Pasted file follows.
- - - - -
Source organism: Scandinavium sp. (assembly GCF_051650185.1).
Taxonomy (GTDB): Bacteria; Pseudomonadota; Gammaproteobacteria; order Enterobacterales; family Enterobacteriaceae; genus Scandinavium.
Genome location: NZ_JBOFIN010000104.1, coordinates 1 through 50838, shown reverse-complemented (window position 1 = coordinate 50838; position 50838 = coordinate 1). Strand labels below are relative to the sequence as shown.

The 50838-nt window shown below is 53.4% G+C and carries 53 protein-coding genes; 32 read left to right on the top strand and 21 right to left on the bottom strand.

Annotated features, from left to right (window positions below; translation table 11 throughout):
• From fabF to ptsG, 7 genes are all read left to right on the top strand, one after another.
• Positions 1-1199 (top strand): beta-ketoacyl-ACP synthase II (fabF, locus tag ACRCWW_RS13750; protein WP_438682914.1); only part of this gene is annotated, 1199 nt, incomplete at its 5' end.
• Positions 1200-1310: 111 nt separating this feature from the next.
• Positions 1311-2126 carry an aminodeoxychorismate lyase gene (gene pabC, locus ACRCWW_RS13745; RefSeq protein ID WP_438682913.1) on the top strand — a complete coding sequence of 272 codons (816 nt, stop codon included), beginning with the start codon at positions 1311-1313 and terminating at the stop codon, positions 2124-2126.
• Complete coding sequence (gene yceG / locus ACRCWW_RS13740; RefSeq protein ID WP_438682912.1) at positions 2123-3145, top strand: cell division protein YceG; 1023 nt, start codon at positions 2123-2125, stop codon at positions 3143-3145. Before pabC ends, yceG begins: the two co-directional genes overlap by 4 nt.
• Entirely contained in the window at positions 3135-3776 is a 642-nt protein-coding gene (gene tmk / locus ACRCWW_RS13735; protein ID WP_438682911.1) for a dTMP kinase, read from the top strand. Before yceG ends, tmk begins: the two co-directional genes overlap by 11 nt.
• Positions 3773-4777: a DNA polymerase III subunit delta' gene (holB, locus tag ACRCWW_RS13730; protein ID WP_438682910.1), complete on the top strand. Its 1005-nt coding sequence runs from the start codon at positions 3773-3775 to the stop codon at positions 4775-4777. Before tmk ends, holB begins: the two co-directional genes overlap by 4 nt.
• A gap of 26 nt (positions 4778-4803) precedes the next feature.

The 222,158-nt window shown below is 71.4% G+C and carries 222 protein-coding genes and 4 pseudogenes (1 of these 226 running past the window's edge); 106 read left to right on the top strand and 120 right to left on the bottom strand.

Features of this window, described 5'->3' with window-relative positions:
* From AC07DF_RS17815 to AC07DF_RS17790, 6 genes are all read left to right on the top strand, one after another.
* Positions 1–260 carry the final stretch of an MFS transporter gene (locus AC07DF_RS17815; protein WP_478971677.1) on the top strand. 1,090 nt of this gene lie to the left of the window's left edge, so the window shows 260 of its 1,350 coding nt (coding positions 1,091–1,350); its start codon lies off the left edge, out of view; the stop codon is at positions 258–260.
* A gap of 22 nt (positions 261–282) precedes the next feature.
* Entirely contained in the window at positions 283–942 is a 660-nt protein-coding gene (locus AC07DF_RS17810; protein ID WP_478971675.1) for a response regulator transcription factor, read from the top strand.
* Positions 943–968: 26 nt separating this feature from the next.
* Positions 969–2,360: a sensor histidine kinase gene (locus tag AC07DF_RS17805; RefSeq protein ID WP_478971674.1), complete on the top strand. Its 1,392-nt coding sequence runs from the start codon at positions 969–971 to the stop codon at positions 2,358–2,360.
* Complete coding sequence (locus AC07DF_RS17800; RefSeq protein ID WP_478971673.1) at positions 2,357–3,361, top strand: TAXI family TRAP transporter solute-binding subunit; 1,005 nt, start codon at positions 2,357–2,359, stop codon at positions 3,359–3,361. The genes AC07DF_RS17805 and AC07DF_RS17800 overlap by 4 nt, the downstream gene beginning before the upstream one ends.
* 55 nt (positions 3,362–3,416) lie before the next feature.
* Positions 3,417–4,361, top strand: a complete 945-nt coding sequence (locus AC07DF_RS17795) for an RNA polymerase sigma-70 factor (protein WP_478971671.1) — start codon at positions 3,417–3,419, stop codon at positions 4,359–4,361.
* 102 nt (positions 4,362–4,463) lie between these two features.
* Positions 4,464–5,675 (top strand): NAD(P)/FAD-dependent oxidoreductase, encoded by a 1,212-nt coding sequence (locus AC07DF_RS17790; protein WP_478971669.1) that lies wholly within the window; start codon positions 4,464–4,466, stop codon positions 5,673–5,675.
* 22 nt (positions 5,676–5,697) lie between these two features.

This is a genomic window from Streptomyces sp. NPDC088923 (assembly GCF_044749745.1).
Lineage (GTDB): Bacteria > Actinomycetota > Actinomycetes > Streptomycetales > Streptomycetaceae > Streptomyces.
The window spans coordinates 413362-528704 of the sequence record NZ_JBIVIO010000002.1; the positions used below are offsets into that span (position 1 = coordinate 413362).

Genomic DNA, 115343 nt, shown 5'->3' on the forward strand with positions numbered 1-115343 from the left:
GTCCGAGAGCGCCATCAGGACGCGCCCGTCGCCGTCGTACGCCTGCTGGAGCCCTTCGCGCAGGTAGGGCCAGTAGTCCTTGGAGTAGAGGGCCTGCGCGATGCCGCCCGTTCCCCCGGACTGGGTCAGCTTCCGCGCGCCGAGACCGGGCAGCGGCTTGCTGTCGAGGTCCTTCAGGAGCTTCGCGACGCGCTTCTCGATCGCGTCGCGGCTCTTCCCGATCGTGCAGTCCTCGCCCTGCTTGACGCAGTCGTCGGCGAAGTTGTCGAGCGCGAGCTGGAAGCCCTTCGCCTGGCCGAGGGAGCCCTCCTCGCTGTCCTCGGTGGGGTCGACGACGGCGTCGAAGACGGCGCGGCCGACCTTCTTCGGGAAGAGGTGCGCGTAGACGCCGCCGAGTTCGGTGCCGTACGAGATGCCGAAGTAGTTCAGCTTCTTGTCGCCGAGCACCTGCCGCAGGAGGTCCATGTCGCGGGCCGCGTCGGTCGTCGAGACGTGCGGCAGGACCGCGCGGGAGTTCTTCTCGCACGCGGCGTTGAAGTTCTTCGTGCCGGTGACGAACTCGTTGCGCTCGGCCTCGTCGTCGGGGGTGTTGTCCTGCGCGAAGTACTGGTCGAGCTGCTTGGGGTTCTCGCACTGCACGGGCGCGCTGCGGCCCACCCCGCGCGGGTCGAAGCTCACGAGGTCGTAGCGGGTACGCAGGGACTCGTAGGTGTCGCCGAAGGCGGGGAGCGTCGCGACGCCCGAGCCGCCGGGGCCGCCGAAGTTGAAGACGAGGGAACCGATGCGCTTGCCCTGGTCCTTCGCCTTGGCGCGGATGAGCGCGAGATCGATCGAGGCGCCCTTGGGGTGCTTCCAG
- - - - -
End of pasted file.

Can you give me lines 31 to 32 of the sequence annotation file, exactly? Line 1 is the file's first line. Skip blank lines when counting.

Genomic DNA, 115343 nt, shown 5'->3' on the forward strand with positions numbered 1-115343 from the left:
GTCCGAGAGCGCCATCAGGACGCGCCCGTCGCCGTCGTACGCCTGCTGGAGCCCTTCGCGCAGGTAGGGCCAGTAGTCCTTGGAGTAGAGGGCCTGCGCGATGCCGCCCGTTCCCCCGGACTGGGTCAGCTTCCGCGCGCCGAGACCGGGCAGCGGCTTGCTGTCGAGGTCCTTCAGGAGCTTCGCGACGCGCTTCTCGATCGCGTCGCGGCTCTTCCCGATCGTGCAGTCCTCGCCCTGCTTGACGCAGTCGTCGGCGAAGTTGTCGAGCGCGAGCTGGAAGCCCTTCGCCTGGCCGAGGGAGCCCTCCTCGCTGTCCTCGGTGGGGTCGACGACGGCGTCGAAGACGGCGCGGCCGACCTTCTTCGGGAAGAGGTGCGCGTAGACGCCGCCGAGTTCGGTGCCGTACGAGATGCCGAAGTAGTTCAGCTTCTTGTCGCCGAGCACCTGCCGCAGGAGGTCCATGTCGCGGGCCGCGTCGGTCGTCGAGACGTGCGGCAGGACCGCGCGGGAGTTCTTCTCGCACGCGGCGTTGAAGTTCTTCGTGCCGGTGACGAACTCGTTGCGCTCGGCCTCGTCGTCGGGGGTGTTGTCCTGCGCGAAGTACTGGTCGAGCTGCTTGGGGTTCTCGCACTGCACGGGCGCGCTGCGGCCCACCCCGCGCGGGTCGAAGCTCACGAGGTCGTAGCGGGTACGCAGGGACTCGTAGGTGTCGCCGAAGGCGGGGAGCGTCGCGACGCCCGAGCCGCCGGGGCCGCCGAAGTTGAAGACGAGGGAACCGATGCGCTTGCCCTGGTCCTTCGCCTTGGCGCGGATGAGCGCGAGATCGATCGAGGCGCCCTTGGGGTGCTTCCAG